On balance, our colonial forebears treated convicts as brutally as they  slaughtered the indigenous people of Tasmania. The cat of nine tails, which was traditionally steeped in sea water so crusts would form on the knots, was a particularly barbarous instrument of punishment. It was not uncommon for convicts to receive 100 lashes. Some of them died as a result. It’s not hard to conjure up the atmosphere when this place was home to 2,000 people, including 1,200 criminals we’d call recidivists (re-offenders) today.

From Port Arthur we drove up the fabled East Coast with its scenic wonders and wildlife. On advice from a friend we stopped at Eaglehawk Neck, a narrow isthmus containing another convict relic. An officer’s garrison was built at Eaglehawk Neck to capture convicts trying to escape Port Arthur. The Dogline at the narrowest part of the neck is where a line of ferocious dogs patrolled to prevent convicts escaping. We also took in a couple of spectacular blow-holes which are common on the Tasman coast.

Mayfield Beach Conservation Area, east coast Tasmania

We were aiming for Swansea but accidentaily ended up at a lovely free camp at Mayfield Beach. The Mayfield Beach Conservation Area was quite popular but we managed to manoeuvre our van into a site under some trees. It was right next to the road but after 7pm there was so little traffic it was not an issue. The park is maintained by park rangers but is in fact a scenic reserve. There are loads of places like this around Tassie and the best part is that, unlike a lot of Queensland free camps, you can stay for 2, 3 or even 4 weeks. (The Mayfield Beach camp sign says in small letters that merely moving to a different site after 30 days is not permitted).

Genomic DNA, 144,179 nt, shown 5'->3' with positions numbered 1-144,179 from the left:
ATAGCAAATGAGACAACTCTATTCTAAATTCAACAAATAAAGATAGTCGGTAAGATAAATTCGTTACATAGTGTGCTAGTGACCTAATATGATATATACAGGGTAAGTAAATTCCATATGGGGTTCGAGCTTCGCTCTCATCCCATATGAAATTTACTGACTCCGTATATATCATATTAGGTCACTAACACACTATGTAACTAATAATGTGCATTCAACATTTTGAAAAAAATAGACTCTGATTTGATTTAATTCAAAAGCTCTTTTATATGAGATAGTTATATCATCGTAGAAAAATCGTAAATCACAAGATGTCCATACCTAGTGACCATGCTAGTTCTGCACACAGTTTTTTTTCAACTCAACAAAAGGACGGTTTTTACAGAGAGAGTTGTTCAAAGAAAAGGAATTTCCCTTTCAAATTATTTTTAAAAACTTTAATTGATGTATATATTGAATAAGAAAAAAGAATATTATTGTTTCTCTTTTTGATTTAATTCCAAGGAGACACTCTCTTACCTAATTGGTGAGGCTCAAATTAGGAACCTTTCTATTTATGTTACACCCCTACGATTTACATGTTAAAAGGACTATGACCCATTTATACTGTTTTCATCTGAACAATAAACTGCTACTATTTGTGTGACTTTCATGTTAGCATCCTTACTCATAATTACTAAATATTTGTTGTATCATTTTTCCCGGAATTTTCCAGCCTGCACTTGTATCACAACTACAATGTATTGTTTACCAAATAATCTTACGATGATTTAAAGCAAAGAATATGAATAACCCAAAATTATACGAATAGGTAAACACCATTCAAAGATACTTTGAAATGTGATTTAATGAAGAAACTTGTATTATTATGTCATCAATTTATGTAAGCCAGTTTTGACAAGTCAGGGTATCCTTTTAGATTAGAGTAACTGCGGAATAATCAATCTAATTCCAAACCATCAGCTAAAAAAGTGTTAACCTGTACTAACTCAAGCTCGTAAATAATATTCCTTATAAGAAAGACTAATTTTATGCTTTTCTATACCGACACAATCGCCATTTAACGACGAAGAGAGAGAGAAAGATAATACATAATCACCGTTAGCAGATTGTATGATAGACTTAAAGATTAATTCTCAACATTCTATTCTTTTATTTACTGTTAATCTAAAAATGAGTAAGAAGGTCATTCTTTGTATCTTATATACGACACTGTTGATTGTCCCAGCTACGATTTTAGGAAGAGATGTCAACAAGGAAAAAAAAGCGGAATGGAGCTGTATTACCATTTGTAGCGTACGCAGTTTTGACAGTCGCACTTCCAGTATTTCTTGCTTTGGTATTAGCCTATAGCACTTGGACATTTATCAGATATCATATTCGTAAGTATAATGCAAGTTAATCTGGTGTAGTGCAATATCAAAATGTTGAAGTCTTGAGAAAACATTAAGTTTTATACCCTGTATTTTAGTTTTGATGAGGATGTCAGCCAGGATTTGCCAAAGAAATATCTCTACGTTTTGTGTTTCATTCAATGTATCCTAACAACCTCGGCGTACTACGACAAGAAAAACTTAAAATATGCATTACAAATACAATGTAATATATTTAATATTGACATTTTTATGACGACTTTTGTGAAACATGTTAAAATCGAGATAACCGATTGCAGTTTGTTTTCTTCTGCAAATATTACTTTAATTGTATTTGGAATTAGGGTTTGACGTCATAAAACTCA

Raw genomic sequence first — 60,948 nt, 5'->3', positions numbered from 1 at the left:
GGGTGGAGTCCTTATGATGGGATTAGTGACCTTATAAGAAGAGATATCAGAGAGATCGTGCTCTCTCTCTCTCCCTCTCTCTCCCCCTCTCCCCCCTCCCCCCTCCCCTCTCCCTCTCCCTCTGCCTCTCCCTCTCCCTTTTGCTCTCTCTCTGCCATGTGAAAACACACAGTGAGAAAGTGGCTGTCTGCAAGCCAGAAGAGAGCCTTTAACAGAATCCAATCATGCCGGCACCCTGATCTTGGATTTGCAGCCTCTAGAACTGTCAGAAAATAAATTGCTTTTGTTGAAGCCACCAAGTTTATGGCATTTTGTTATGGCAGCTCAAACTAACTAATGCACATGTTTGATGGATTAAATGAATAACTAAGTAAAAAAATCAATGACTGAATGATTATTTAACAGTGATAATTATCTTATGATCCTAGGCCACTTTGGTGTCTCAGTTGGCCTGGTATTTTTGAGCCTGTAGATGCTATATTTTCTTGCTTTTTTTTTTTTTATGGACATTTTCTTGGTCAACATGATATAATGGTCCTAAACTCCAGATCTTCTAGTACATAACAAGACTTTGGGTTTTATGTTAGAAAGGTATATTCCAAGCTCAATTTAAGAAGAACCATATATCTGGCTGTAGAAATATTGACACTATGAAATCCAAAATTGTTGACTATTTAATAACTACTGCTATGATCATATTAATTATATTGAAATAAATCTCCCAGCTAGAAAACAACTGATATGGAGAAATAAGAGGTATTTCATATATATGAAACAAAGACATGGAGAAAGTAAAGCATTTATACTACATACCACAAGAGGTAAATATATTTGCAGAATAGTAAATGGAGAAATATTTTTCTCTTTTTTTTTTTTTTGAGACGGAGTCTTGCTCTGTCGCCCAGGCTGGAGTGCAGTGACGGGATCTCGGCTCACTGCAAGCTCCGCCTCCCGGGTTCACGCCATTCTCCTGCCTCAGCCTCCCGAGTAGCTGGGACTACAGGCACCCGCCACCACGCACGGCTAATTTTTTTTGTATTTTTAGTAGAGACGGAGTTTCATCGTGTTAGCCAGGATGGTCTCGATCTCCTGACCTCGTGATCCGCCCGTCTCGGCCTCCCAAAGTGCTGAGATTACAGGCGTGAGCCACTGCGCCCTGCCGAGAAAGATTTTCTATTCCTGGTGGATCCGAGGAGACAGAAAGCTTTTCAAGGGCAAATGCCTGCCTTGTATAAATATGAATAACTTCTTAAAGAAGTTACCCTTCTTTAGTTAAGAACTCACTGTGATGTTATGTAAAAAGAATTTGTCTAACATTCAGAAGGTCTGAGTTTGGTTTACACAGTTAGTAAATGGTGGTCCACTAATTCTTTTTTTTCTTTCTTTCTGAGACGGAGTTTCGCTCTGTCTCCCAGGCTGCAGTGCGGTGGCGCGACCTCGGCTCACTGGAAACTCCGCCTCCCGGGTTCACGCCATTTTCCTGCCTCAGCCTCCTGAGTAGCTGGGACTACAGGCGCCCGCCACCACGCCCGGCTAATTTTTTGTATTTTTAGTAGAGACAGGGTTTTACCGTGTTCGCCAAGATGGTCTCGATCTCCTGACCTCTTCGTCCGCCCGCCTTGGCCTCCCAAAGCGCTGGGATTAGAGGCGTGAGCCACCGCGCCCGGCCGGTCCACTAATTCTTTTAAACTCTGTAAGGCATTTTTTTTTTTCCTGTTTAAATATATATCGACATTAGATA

Next day we did tourist stops at Kate’s Berry Farm, a popular place for people who appreciate good coffee and blackberry jam. Then we went to a strange place called Spiky Bridge. It is part of the infrastructure built by convicts with the aim of thwarting overland escape from Port Arthur.

Later we took the steep walk to the lookout at Wineglass Bay, admiring the young couple who took a two-year-old girl and a baby in a backpack to the top and back again. Those kids will grow up loving the wilderness and never know why. The mother took our photo up there, while we were trying hard to look as if we had got our breath back, given the so-so cardio fitness of a pair of 73-year-olds. Friends who have done this walk in the past tell us it used to be a rock scramble to the top. No fancy lookout and safety barriers then.

A Tasmanian devil, posing ever so nicely

We stopped the night at Bicheno at a caravan park because the Coles Bay national park camp site was full. The bonus was we could spend a good few hours at Natureworld, with its well-stocked aviaries, local fauna and a disease-free colony of Tasmanian Devils. We got there in time to watch these ugly critters fighting over a kangaroo tail. Been there, got the T-shirt. (Ed: they were a bit cute – like a Staffie!).